Oil prices rise on dip in US crude stockpiles, IEA data

LONDON: Oil prices rose on Thursday after a drop in US crude stocks and an International Energy Agency (IEA) forecast for lower global stockpiles in the second half, but the Brent benchmark still hovered around US$30 a barrel as a weak demand picture curbed gains.

Brent crude futures were up US$1.17, or 4%, at US$30.36 per barrel at 1056 GMT.

US West Texas Intermediate (WTI) crude futures were US$1.1, or 4.4%, higher at US$26.39 per barrel.

Prices have ticked up in the last two weeks as some countries relaxed coronavirus restrictions and lockdowns to allow factories and shops to reopen.

However, the emergence of new cases in South Korea and China has raised concerns over a possible second wave of infections that would weigh on economic recovery and fuel demand.

US Federal Reserve chairman Jerome Powell has warned of an “extended period” of weak economic growth.

Providing some bullish impetus, US crude inventories fell for the first time in 15 weeks, down by 745,000 barrels to 531.5 million barrels in the week to May 8, the Energy Information Administration said.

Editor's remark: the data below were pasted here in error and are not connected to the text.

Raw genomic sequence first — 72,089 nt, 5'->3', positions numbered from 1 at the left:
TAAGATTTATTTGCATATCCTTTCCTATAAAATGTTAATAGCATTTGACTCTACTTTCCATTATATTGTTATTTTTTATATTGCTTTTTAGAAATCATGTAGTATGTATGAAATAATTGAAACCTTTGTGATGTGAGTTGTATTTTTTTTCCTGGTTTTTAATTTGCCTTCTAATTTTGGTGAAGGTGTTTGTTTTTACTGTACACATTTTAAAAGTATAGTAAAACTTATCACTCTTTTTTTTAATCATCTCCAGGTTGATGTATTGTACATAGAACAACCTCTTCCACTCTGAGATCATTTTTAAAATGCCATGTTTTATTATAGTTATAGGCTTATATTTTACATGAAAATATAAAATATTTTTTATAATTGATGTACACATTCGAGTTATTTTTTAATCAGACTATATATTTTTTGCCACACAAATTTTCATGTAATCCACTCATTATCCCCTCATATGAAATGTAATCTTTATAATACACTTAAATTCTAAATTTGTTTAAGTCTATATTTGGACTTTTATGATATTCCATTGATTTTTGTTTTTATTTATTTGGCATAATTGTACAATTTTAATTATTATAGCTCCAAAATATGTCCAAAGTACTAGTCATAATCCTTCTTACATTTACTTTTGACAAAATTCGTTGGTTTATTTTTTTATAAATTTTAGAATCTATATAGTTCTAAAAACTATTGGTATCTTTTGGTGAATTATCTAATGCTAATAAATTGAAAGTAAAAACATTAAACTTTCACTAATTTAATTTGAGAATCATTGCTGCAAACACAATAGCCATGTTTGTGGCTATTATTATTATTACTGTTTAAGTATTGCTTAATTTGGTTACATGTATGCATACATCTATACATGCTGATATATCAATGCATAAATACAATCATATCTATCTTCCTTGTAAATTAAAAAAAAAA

“Cash markets are strengthening, time spreads are tighter and physical demand is picking up. All these will provide price supports in the next few weeks, but this confidence will not last,” PVM said in a report.

Physical crude prices, including in the North Sea which is home to the Brent crude stream, have been climbing and the six-month Brent futures contango is at its shallowest in two months at around -US$3.50 a barrel.

But any recovery is seen as too weak to erase a historic demand fall this year.

The IEA on Thursday again forecast a record drop in demand in 2020, although it trimmed its estimate of the fall, citing easing lockdown measures.

As demand increases, the IEA expects crude stockpiles to shrink by around 5.5 million barrels per day in the second half.

Goldman Sachs said recovering demand and lower output would push the global oil market into deficit in June. However, it maintained its summer price forecasts of US$30 per barrel for Brent and US$28 per barrel for WTI.

The Organisation of the Petroleum Exporting Countries (OPEC) said it expected 2020 global oil demand to shrink by 9.07 million bpd, a deeper contraction than its previous forecast of 6.85 million bpd.

It said it expected the second quarter to see the steepest decline in demand. – May 14. 2020, Reuters

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